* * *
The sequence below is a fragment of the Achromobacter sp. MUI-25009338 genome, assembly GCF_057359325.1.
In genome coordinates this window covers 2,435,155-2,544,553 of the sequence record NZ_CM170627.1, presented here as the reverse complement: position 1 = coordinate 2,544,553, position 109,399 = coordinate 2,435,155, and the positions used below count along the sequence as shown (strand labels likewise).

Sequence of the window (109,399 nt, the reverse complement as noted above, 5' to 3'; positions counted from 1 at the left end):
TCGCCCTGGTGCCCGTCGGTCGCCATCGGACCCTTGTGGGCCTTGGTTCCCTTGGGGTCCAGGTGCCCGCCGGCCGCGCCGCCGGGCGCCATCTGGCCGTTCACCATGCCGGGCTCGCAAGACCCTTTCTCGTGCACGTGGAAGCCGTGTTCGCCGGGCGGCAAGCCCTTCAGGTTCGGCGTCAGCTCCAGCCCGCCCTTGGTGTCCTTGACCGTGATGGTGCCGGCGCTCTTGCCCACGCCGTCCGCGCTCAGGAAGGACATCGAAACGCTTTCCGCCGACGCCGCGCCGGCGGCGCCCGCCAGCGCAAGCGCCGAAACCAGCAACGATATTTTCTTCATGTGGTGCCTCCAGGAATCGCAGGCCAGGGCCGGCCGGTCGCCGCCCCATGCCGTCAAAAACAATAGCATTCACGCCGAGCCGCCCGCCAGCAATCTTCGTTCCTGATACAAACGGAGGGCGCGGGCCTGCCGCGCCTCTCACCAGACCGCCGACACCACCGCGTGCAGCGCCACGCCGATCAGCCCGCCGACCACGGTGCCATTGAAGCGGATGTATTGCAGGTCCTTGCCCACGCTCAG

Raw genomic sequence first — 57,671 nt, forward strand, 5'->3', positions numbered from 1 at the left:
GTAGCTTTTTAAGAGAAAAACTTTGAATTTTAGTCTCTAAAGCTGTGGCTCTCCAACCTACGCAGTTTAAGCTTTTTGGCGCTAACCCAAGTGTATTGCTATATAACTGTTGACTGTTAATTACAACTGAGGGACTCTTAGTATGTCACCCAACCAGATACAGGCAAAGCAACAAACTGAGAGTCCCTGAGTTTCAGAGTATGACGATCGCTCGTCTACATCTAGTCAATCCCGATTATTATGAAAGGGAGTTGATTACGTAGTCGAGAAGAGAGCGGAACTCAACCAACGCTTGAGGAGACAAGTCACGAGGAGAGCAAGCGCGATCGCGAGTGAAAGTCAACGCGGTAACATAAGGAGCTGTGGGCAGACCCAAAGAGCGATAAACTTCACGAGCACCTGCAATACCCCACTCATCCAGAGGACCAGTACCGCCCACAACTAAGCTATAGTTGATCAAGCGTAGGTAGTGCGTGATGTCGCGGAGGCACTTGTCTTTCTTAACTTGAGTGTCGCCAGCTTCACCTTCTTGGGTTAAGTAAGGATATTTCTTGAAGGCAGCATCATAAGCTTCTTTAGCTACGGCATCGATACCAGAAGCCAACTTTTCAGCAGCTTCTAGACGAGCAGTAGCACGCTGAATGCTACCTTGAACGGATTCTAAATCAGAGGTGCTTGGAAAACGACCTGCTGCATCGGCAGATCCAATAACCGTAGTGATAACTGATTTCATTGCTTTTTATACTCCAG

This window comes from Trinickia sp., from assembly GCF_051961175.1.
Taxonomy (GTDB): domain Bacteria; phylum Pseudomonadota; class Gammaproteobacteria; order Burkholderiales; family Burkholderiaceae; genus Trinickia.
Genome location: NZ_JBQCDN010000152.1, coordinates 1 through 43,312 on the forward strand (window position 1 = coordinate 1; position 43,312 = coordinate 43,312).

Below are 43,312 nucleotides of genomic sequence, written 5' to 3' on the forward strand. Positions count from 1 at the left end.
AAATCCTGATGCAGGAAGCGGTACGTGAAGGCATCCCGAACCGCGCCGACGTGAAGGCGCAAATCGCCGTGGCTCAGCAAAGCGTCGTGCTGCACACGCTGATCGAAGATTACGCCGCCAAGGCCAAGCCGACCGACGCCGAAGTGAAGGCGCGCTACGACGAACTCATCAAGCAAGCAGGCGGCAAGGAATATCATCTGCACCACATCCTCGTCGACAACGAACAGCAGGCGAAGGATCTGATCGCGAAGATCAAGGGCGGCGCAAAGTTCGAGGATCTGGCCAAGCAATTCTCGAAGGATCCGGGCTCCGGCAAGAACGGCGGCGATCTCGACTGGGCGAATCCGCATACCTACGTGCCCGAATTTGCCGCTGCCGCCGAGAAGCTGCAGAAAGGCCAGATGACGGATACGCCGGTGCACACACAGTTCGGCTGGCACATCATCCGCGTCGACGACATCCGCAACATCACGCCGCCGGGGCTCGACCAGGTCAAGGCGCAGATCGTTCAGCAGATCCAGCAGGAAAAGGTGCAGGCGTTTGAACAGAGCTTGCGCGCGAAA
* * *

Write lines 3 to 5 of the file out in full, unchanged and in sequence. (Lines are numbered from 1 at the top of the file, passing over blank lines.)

Sequence of the window (109,399 nt, the reverse complement as noted above, 5' to 3'; positions counted from 1 at the left end):
TCGCCCTGGTGCCCGTCGGTCGCCATCGGACCCTTGTGGGCCTTGGTTCCCTTGGGGTCCAGGTGCCCGCCGGCCGCGCCGCCGGGCGCCATCTGGCCGTTCACCATGCCGGGCTCGCAAGACCCTTTCTCGTGCACGTGGAAGCCGTGTTCGCCGGGCGGCAAGCCCTTCAGGTTCGGCGTCAGCTCCAGCCCGCCCTTGGTGTCCTTGACCGTGATGGTGCCGGCGCTCTTGCCCACGCCGTCCGCGCTCAGGAAGGACATCGAAACGCTTTCCGCCGACGCCGCGCCGGCGGCGCCCGCCAGCGCAAGCGCCGAAACCAGCAACGATATTTTCTTCATGTGGTGCCTCCAGGAATCGCAGGCCAGGGCCGGCCGGTCGCCGCCCCATGCCGTCAAAAACAATAGCATTCACGCCGAGCCGCCCGCCAGCAATCTTCGTTCCTGATACAAACGGAGGGCGCGGGCCTGCCGCGCCTCTCACCAGACCGCCGACACCACCGCGTGCAGCGCCACGCCGATCAGCCCGCCGACCACGGTGCCATTGAAGCGGATGTATTGCAGGTCCTTGCCCACGCTCAG

Raw genomic sequence first — 57,671 nt, forward strand, 5'->3', positions numbered from 1 at the left: